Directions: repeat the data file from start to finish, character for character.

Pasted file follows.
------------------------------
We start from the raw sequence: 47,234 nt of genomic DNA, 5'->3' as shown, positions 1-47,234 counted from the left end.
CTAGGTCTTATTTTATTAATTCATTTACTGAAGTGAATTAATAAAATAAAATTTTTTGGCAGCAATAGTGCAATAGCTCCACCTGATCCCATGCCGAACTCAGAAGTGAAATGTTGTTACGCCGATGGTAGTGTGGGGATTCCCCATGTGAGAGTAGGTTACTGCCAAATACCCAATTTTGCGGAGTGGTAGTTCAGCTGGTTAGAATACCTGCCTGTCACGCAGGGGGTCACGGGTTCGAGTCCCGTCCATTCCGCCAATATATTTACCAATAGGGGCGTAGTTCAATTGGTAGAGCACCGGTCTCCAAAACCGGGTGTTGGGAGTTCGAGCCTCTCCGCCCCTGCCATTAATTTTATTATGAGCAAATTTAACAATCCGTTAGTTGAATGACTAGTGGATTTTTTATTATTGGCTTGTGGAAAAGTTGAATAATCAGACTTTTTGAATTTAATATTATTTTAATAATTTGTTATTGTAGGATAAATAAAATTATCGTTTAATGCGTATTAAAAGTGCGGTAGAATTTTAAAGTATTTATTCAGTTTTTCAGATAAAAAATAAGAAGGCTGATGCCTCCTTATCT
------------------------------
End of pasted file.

We start from the raw sequence: 47,234 nt of genomic DNA, 5'->3' as shown, positions 1-47,234 counted from the left end.
CTAGGTCTTATTTTATTAATTCATTTACTGAAGTGAATTAATAAAATAAAATTTTTTGGCAGCAATAGTGCAATAGCTCCACCTGATCCCATGCCGAACTCAGAAGTGAAATGTTGTTACGCCGATGGTAGTGTGGGGATTCCCCATGTGAGAGTAGGTTACTGCCAAATACCCAATTTTGCGGAGTGGTAGTTCAGCTGGTTAGAATACCTGCCTGTCACGCAGGGGGTCACGGGTTCGAGTCCCGTCCATTCCGCCAATATATTTACCAATAGGGGCGTAGTTCAATTGGTAGAGCACCGGTCTCCAAAACCGGGTGTTGGGAGTTCGAGCCTCTCCGCCCCTGCCATTAATTTTATTATGAGCAAATTTAACAATCCGTTAGTTGAATGACTAGTGGATTTTTTATTATTGGCTTGTGGAAAAGTTGAATAATCAGACTTTTTGAATTTAATATTATTTTAATAATTTGTTATTGTAGGATAAATAAAATTATCGTTTAATGCGTATTAAAAGTGCGGTAGAATTTTAAAGTATTTATTCAGTTTTTCAGATAAAAAATAAGAAGGCTGATGCCTCCTTATCT